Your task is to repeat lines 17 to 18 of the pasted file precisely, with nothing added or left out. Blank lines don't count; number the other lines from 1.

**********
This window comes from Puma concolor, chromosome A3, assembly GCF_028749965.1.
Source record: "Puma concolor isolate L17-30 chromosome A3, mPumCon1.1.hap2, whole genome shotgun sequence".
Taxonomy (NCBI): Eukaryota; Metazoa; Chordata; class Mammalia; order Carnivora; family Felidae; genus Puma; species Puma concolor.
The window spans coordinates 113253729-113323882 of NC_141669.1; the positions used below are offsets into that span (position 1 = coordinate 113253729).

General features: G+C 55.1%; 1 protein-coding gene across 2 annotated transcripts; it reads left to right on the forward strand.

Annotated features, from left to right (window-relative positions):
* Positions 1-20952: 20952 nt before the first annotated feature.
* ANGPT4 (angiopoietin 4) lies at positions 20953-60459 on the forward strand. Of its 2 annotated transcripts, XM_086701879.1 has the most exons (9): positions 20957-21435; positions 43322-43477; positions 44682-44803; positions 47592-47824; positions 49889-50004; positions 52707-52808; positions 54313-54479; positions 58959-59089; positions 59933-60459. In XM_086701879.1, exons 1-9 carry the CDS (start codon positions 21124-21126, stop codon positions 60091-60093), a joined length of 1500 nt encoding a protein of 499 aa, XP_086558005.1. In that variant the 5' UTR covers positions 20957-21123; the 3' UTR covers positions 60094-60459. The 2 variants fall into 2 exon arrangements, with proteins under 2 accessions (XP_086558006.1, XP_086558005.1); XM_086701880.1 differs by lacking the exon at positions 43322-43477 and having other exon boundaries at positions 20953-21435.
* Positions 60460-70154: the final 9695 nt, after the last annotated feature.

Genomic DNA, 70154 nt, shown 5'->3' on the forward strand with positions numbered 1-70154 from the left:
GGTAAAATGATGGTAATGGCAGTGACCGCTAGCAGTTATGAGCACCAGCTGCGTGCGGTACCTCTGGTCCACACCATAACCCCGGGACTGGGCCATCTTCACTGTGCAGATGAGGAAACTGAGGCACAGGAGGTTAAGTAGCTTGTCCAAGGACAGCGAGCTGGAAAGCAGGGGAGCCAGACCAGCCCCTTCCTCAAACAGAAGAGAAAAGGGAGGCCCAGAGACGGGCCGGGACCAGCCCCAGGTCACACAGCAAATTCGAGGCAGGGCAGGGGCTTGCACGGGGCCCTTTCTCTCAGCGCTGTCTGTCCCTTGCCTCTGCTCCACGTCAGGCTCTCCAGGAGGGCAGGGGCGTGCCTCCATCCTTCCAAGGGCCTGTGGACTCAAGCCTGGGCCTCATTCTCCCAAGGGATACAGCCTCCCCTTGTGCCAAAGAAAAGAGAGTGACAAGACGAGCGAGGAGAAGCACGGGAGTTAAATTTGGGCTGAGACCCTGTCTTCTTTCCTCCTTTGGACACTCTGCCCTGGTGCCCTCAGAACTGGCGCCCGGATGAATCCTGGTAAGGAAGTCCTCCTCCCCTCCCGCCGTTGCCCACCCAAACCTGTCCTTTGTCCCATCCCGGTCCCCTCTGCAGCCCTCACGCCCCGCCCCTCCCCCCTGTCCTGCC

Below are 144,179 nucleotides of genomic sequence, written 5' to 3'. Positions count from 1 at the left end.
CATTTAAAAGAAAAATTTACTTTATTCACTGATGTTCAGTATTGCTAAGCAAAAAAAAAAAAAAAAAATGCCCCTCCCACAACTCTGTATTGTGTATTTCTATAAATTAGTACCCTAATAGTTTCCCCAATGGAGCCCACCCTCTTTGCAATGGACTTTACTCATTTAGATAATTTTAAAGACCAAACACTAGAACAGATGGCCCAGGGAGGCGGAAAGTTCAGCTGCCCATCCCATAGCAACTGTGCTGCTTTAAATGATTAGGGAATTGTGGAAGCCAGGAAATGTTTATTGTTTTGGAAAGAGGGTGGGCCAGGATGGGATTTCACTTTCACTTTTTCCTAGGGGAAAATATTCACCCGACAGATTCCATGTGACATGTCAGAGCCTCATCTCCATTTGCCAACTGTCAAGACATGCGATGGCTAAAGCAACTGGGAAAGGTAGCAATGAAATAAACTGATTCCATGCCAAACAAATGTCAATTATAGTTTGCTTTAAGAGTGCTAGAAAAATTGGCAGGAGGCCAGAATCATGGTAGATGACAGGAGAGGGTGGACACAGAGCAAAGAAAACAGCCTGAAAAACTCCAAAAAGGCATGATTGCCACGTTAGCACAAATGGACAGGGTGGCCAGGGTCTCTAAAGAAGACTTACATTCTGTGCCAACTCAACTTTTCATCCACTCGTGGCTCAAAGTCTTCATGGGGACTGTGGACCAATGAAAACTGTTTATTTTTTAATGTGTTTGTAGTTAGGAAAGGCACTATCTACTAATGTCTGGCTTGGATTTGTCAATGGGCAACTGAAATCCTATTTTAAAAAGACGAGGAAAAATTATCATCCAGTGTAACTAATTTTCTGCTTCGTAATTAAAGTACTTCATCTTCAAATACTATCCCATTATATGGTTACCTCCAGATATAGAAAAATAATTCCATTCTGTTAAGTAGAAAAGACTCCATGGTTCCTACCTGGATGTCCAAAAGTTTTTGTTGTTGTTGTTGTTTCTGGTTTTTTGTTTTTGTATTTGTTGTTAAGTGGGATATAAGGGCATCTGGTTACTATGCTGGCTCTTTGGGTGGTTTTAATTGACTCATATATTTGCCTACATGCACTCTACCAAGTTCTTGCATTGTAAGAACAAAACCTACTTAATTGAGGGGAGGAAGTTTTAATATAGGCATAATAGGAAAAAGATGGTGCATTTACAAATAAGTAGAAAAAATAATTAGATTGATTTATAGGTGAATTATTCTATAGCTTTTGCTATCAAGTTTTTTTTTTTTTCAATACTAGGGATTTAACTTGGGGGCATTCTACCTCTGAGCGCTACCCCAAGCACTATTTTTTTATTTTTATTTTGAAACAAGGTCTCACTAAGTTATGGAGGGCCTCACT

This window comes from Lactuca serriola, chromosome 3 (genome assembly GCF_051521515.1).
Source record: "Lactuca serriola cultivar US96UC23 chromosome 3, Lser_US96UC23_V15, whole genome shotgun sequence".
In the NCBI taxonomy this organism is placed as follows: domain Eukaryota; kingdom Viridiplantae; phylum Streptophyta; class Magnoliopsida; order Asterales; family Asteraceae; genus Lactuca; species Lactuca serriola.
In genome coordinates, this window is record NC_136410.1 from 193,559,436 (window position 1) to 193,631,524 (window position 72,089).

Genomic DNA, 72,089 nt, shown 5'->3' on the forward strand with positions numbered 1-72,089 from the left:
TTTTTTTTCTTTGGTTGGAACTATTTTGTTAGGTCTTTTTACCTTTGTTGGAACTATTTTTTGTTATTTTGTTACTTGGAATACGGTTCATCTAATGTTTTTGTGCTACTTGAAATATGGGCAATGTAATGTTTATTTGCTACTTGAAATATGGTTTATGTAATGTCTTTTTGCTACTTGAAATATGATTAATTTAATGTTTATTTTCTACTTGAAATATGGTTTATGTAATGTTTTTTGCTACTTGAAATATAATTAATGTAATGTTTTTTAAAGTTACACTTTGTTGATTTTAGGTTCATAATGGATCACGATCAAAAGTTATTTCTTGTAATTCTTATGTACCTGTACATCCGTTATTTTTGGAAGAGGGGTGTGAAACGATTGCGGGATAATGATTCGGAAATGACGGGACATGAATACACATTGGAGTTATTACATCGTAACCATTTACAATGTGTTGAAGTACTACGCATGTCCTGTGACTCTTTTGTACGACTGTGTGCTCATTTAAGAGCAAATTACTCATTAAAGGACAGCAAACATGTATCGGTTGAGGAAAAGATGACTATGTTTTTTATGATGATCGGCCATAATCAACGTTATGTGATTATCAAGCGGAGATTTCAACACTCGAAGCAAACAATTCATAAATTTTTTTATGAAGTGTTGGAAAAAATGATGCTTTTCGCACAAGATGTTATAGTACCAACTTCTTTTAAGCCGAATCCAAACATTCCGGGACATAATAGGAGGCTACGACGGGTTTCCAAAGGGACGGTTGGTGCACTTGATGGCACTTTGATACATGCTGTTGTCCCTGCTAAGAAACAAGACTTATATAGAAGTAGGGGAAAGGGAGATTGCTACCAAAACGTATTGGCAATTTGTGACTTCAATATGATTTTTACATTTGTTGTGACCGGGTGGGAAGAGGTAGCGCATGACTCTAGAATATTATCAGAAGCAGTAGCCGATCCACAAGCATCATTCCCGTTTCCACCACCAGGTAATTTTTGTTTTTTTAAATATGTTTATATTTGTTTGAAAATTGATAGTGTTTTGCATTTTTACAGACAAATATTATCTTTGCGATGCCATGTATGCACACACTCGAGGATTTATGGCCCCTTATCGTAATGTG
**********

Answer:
In genome coordinates, this window is record NC_136410.1 from 193,559,436 (window position 1) to 193,631,524 (window position 72,089).

Genomic DNA, 72,089 nt, shown 5'->3' on the forward strand with positions numbered 1-72,089 from the left: